Is the quest to round up a team of superheros a cliché in action, adventure, sci-fi, fantasy, comic book and superhero movies? Yes, of course it is—in “League” and in about a thousand or so other movies. But, like the similarly-cliched storyline, this quest to bring together a talented band of heroes doesn’t drag down “League” either. The quality of the well-written backstories—and Gadot’s, Miller’s, Fisher’s and Momoa’s considerably high-level charisma, presence, good looks and presence—help make the characters’ presence welcome, fun, and, did we mention, funny, too? The “League” filmmakers—especially smart screenwriters Chris Terrio and Joss Whedon, working from a story idea by director Zack Snyder and Terrio, based on “Justice League” by Gardner Fox; director Snyder; and Whedon, who filled in on directing for Snyder for part of the production—are smart enough to balance the humor with requisite heroic qualities and the characters’ aforementioned dramatic backstories. Whedon had to fill in for Snyder after Snyder’s 20-year-old daughter committed suicide, sadly, of course.
Once Wayne convinces the somewhat-reluctant superheroes to come together, work together and fight Steppenwolf with their collective and respective superpowers, the movie takes off into a good-versus-evil battlefield, and while some of the fight scenes with Steppenwolf threaten to stall, slow down and bring down the movie, the filmmakers are smart enough to know when to break from standard fight scenes, get back to the story, bring back the humor, and thus balance the action, drama and comedy well enough so the movie remains entertaining.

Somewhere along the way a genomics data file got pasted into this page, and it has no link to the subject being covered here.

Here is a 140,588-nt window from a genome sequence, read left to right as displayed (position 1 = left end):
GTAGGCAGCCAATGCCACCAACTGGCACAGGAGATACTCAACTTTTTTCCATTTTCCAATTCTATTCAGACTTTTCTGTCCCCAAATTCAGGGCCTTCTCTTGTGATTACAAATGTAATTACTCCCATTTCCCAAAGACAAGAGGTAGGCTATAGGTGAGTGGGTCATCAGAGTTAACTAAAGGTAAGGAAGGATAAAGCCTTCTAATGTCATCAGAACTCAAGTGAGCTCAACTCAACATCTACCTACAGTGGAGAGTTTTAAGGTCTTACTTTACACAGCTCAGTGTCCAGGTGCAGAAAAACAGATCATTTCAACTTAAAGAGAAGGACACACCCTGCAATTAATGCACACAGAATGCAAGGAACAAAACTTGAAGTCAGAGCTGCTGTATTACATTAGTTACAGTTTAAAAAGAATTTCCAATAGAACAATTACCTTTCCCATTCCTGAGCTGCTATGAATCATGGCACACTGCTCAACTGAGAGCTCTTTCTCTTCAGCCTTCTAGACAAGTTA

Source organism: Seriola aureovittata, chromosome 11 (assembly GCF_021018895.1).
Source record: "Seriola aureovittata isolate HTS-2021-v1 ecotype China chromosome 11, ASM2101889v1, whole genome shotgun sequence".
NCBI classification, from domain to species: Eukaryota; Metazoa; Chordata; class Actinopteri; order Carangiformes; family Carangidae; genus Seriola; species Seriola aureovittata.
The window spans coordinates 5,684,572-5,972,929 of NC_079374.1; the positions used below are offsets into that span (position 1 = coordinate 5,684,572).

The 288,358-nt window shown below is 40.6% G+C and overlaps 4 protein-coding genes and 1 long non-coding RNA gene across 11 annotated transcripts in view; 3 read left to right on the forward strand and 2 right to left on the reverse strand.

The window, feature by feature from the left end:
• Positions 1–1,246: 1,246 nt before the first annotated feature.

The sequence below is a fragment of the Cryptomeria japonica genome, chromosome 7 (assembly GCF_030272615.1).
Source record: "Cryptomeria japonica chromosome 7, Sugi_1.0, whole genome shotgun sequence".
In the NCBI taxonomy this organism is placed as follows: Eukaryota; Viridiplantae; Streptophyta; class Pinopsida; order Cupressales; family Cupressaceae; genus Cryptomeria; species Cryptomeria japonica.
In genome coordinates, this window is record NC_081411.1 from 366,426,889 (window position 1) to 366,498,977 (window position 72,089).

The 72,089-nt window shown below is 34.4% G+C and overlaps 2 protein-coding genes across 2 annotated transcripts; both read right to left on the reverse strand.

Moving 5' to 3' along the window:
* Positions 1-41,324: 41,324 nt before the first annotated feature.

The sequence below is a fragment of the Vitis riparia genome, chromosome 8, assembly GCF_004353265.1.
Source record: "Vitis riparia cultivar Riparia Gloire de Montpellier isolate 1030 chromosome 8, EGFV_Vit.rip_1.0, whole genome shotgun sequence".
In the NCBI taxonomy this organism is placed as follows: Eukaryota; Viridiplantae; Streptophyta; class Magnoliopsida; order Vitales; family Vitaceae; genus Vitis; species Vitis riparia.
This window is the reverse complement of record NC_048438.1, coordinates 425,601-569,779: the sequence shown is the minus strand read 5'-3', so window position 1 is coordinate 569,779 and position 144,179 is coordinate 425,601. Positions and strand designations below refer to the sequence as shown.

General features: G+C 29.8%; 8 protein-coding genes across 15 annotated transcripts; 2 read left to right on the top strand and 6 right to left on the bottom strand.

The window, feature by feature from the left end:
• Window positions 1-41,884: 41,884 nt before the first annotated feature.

Do the superheroes eventually defeat and contain Steppenwolf? What do you think? Do you think that answer’s going to be revealed here? HAH! Not even for the powers of the Trident of Neptune, one of the Relics of Atlantis, would this mortal soul dare to risk life and limb and divulge any spoilers regarding this particular movie.
Filmgoers will just have to shut down their computers and tablets and phones and other electronic devices, get up, go outside and head out to see “Justice League” for themselves during the coming weekends—and—this is a noted cliché, too—they’ll be glad that they did. They’ll also be glad to see another fun and funny superhero and comic book movie that lets the sun shine in, wiping away the darkness before the light. These days, in 2017, the world needs as much sunshine and brightness and positivity and optimism as people can possibly get, and if we have to get our optimism from comic book superheroes in the recent positive films and in “Justice League”—so be it. You don’t need the Trident of Nepture, Wonder Woman’s lasso of truth, the Flash’s lightning speed, the Cyborg’s cyborg and robotic machinery and Bruce Wayne’s wealth and technology to know that if a movie can make you smile and make you happy, and if a superhero can provide the inspiration to always look up instead of look down, then, well, sometimes that’s all you need in the world—this world or other, imaginary worlds. Smile and laugh, and the world—all worlds—smile and laugh with you. And that’s one of the major lessons of positive superhero movies—when things get down, we all need someone to look up to, to follow and to believe in. “Justice League” and the film’s recent superhero movie predecessors have arrived at just the right time in history, and have provided the superheroes who we all need to believe in—even if those heroes are not necessarily there in some of the major parts of real life.
Go see “Justice League”—and give yourself someone to believe in.